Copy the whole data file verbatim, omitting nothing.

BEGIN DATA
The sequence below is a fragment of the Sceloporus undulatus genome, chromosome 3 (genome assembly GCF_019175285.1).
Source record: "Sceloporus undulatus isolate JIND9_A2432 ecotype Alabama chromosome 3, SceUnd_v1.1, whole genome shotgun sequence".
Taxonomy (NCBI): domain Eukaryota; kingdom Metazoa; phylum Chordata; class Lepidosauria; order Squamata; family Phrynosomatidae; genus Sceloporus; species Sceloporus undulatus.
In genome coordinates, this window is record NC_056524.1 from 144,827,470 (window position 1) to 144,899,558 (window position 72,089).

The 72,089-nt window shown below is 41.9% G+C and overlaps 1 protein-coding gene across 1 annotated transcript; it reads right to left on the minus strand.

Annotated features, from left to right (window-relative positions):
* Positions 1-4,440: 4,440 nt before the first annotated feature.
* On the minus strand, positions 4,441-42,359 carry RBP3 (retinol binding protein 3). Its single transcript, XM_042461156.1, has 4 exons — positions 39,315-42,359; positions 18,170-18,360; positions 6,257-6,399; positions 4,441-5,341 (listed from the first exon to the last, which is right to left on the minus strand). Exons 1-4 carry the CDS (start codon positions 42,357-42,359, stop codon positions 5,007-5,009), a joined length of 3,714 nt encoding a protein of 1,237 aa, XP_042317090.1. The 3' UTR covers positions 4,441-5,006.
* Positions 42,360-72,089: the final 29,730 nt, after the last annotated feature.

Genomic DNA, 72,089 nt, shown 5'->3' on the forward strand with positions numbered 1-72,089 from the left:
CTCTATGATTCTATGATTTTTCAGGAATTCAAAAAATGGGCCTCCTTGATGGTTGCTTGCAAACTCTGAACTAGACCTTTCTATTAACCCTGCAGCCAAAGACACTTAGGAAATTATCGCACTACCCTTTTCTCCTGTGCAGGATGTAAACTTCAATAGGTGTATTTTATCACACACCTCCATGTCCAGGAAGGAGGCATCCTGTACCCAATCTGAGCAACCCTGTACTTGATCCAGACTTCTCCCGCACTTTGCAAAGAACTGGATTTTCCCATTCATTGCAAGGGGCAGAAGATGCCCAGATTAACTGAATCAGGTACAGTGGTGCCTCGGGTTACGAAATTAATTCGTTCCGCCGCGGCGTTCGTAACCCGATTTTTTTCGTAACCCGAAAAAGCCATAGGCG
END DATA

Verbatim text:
The sequence below is a fragment of the Sceloporus undulatus genome, chromosome 3 (genome assembly GCF_019175285.1).
Source record: "Sceloporus undulatus isolate JIND9_A2432 ecotype Alabama chromosome 3, SceUnd_v1.1, whole genome shotgun sequence".
Taxonomy (NCBI): domain Eukaryota; kingdom Metazoa; phylum Chordata; class Lepidosauria; order Squamata; family Phrynosomatidae; genus Sceloporus; species Sceloporus undulatus.
In genome coordinates, this window is record NC_056524.1 from 144,827,470 (window position 1) to 144,899,558 (window position 72,089).

The 72,089-nt window shown below is 41.9% G+C and overlaps 1 protein-coding gene across 1 annotated transcript; it reads right to left on the minus strand.

Annotated features, from left to right (window-relative positions):
* Positions 1-4,440: 4,440 nt before the first annotated feature.
* On the minus strand, positions 4,441-42,359 carry RBP3 (retinol binding protein 3). Its single transcript, XM_042461156.1, has 4 exons — positions 39,315-42,359; positions 18,170-18,360; positions 6,257-6,399; positions 4,441-5,341 (listed from the first exon to the last, which is right to left on the minus strand). Exons 1-4 carry the CDS (start codon positions 42,357-42,359, stop codon positions 5,007-5,009), a joined length of 3,714 nt encoding a protein of 1,237 aa, XP_042317090.1. The 3' UTR covers positions 4,441-5,006.
* Positions 42,360-72,089: the final 29,730 nt, after the last annotated feature.

Genomic DNA, 72,089 nt, shown 5'->3' on the forward strand with positions numbered 1-72,089 from the left:
CTCTATGATTCTATGATTTTTCAGGAATTCAAAAAATGGGCCTCCTTGATGGTTGCTTGCAAACTCTGAACTAGACCTTTCTATTAACCCTGCAGCCAAAGACACTTAGGAAATTATCGCACTACCCTTTTCTCCTGTGCAGGATGTAAACTTCAATAGGTGTATTTTATCACACACCTCCATGTCCAGGAAGGAGGCATCCTGTACCCAATCTGAGCAACCCTGTACTTGATCCAGACTTCTCCCGCACTTTGCAAAGAACTGGATTTTCCCATTCATTGCAAGGGGCAGAAGATGCCCAGATTAACTGAATCAGGTACAGTGGTGCCTCGGGTTACGAAATTAATTCGTTCCGCCGCGGCGTTCGTAACCCGATTTTTTTCGTAACCCGAAAAAGCCATAGGCG